My first real “out in the world” job was at Lena’s Restaurant, where Chop’s Teen Club is now, as a busgirl with a job permit at age 14. I made minimum wage at the time and loved having my own money.
Worst: The worst job I ever had was working as a waitress for a large Mexican chain restaurant when I was in college. We wore off-the-shoulder, very short dresses (we had to wear tennis undergarments because they were so short). I was constantly pulling my dress down and it was awful. I learned to deal with the general public and how to give good customer service, as my tips were based on how I dealt with issues and how I treated my customers.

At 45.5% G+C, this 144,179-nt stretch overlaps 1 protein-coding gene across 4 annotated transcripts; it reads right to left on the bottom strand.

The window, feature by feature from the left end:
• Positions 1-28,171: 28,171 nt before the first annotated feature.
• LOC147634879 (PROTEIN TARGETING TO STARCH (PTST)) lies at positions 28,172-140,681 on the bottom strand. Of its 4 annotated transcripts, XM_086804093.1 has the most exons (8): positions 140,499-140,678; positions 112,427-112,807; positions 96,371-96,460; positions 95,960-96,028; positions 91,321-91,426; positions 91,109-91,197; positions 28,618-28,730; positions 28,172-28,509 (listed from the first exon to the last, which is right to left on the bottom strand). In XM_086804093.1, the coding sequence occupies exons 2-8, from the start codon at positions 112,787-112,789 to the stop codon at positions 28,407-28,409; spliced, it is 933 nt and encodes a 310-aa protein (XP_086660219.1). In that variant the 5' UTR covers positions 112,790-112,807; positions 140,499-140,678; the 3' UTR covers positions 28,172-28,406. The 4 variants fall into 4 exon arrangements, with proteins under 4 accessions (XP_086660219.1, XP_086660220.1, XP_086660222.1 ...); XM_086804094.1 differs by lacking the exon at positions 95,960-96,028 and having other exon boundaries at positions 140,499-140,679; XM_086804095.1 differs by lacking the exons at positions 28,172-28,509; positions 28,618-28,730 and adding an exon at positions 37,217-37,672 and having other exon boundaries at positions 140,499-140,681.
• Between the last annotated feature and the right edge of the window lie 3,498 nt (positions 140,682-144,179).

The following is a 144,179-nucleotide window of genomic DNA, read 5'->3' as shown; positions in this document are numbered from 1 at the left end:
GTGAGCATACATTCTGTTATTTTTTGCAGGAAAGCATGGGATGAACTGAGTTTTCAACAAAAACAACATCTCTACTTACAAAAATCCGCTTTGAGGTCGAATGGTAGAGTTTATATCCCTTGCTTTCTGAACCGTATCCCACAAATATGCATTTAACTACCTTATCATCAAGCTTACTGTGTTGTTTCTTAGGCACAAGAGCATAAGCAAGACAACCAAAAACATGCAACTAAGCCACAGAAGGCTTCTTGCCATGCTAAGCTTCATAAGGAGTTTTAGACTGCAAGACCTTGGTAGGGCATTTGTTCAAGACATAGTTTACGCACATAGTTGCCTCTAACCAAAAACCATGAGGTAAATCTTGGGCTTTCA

Doug Van Dyke, E.R. Sawyer Jewelers
First: My first job was being a bagger at Larkfield Market (aside from slave labor for my parents here at the store—ha!). I was 16. I made minimum union wage and spent it all on my first car.
Worst: The worst job I ever had was during the summer of my senior year of high school. I worked for the contractor who was preparing our building for E.R. Sawyer Jewelers to move in. He made me clean and scrape pigeon poop—not fun.
Judy Peck, Building Care Systems